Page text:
James laughs off the possibility that the cries (if they are coming from anywhere aside from the imagination of his romantic relative) could be coming from inside the “temple of illusion” (104) where he and his family have taken the romantic relative. With mock solemnity James calls the imputation that the pain could be coming from within the theater “a slur on our very honour”. But then he ushers such possible pain on to the center of the stage, and from there it is conveyed, out to the audience. After having dismissed the distress of the “romantic relative” and what she think she’s heard from behind the scenes at the theater, James and his family “publically we[eep]” at the sight of the “final agony” of the melodrama on stage—“the final agony” brought on by “some cruel bullet,” like the one that John Wilkes Booth (whose performance in Schiller’s “The Robbers” a few years later brother William found “crudely extravagant”) used to murder Lincoln at a performance of “Our American Cousin” staged not far from or long after the show whose tragic violence the boy James and his brothers “could scarce bear”—“a strain on our sensibility to which our parents repeatedly questioned the wisdom of exposing us” (104).
The pain of the playgoer: how to describe such distress? To say that such pain is about something imaginary isn’t to say that it doesn’t draw real tears. Thus the cries of another sequestered child, this time, not the acrobatic infant whom the romantic relative imagines she hears, but rather an imagining one who holds the sight of such acrobats dear: the hushed child James, listening in the dark to a romantic relative read scenes from David Copperfield to his mother, listening quietly until the anguish of the spectacle defeats his discretion: “I listened long and drank deep while the wondrous picture grew, but the tense chord at last snapped under the strain of the Murdstones and I broke into the sobs of sympathy that disclosed my subterfuge” (75). How do we characterize such pain? Is it real or not? No one has ever been able to say for sure, least of all one of its principle conveyors—Henry James, whose childhood love for Dickensian melodrama only deepened with age.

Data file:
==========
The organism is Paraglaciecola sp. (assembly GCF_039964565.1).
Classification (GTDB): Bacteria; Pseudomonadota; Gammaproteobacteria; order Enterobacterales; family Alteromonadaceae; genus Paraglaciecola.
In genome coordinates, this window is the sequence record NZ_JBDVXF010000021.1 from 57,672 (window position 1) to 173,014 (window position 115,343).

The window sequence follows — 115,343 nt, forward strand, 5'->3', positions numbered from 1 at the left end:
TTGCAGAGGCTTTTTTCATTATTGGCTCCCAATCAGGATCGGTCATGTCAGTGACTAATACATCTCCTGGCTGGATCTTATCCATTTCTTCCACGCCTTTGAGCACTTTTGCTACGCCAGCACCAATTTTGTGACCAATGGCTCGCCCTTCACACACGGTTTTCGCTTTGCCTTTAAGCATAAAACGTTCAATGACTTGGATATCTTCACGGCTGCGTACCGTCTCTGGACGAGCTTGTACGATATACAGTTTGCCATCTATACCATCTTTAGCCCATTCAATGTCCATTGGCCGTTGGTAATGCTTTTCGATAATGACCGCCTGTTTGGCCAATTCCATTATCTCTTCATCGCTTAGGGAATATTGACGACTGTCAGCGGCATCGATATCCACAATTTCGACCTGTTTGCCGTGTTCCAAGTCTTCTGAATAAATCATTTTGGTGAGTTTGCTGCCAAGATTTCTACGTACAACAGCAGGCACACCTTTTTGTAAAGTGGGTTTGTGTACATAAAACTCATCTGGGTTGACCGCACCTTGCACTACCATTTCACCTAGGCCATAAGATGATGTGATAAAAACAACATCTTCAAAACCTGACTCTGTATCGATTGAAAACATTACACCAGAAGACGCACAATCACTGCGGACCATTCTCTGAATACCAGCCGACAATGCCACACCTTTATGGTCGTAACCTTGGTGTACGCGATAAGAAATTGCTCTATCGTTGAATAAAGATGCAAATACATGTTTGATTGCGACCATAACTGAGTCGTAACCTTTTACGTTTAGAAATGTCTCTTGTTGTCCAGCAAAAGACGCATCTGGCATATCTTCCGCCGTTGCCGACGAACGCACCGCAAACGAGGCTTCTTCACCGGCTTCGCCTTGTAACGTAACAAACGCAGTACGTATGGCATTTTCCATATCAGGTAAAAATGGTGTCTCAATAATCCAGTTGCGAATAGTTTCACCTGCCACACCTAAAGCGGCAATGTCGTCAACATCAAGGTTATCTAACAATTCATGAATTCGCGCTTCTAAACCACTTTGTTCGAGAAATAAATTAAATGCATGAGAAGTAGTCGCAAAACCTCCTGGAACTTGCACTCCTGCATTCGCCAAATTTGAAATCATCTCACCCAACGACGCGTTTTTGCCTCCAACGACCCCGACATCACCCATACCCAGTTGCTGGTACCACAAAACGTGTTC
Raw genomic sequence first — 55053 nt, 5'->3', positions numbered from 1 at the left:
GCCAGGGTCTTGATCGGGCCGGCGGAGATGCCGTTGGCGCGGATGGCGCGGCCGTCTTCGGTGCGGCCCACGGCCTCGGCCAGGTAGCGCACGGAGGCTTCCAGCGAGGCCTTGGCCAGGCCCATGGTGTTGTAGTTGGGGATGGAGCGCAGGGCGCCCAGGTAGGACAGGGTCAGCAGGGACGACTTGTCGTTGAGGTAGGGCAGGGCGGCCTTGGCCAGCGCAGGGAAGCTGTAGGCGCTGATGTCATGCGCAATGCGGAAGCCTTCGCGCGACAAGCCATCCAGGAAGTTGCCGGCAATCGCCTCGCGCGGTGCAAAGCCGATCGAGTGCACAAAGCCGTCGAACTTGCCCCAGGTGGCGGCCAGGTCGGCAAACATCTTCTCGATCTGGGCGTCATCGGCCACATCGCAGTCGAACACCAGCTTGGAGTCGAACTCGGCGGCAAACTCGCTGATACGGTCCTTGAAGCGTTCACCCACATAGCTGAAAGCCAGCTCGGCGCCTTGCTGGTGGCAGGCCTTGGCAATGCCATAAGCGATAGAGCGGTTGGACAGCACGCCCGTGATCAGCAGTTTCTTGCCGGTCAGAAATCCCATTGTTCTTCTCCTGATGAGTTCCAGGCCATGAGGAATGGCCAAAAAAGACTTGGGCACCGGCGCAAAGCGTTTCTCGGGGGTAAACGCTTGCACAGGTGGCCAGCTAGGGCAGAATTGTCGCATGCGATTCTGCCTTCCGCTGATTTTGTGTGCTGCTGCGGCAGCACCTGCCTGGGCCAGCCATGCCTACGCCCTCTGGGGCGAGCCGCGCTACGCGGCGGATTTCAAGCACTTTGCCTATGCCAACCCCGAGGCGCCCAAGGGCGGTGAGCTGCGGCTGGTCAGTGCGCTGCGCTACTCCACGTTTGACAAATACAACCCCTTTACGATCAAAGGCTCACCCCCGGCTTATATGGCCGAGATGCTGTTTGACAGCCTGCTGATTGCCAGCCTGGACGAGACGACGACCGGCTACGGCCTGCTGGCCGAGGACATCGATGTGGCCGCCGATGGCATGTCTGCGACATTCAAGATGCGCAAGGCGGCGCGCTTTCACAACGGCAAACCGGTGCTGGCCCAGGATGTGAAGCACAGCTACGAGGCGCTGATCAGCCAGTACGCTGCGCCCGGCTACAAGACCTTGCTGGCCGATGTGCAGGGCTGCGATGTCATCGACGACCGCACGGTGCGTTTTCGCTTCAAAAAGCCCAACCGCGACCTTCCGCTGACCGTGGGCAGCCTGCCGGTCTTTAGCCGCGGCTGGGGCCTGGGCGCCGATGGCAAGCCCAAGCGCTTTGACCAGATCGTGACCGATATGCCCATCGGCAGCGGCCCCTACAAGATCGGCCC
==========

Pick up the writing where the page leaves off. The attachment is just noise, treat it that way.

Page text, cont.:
The implication of pain that can never be quite defined or denied casts its shadow all over the work of Henry James—this most obscure hurt seems to have started for James when he was very young. Consider how the flickering figure of a frozen scream seems to shadow him and his brother after they have left after the “house of pain” (“A Small Boy and Others”, 44), the dentist’s office where James, awaiting his turn in the chair hears “the music of my brother’s groans”: “the great reward dispensed to us for our sessions in the house of pain” was “the house of delight”—“of ice cream, deemed sovereign for sore mouths” (44). Consider how the house of pain, by James’ assessment, is everywhere ambiguously absorbed into the house of delight—the House of Ice Cream and Figure and Fiction; and how, everywhere, the cries of pain are kept near and far (evading all locating devices, simple or sophisticated) by a kind of control that James will ultimately define as a singular perogative of the aesthetic faculty. Thus James remembers his father’s sister’s “protest and her grief”, removed from her dying husband, and herself near death—“I remember being scared and hushed by it and stealing away beyond its reach. I remember not less what resources of high control the whole case imputed to my father; and how, creeping off the edge of the eminence above the Hudson, I somehow felt the great harmonies of air and space becoming one with my rather proud assurance and confidence” (114). And we somehow feel that those great harmonies are haunted by the very cries of grief that the hushed boy has sought to escape.
But how haunted, who can say for sure? And who can say for sure how haunting is the deathbed agony of our most romantic American cousin, Mary Temple, whose last anguish becomes an “image” of the “essence of tragedy”, the “ghost” of which James “lays” “in the beauty and dignity of art” (569). Is that pain displaced or developed when it is inducted into the house of fiction and renamed Millie Thrale? Behind all this there may be a child being beaten—beaten at the games of men before he’s even started to play; beaten by the math his father thought he needed to know instead of the novels to which he gave his life; beaten by the knowledge—it came to him so young-- that no letter can be fine enough to keep what is dearest alive. And there may be a writer—we may call still him the Master—who seeks with all his might to draw us toward the rescue of that possible child, ungoverned by the specter of madness that such an effort at rescue might mean.
Posted on 18 May 2016
JEFF NUNOKAWA teaches at Princeton University. He is the author, most recently, of Note Book, a collection of writing that he's done on Facebook over the past few years. Right now, he's working on a book that will be called something like "Things We Learned at Home," about being raised by Old School, New Deal Melting Pot, Types at the end of the last century.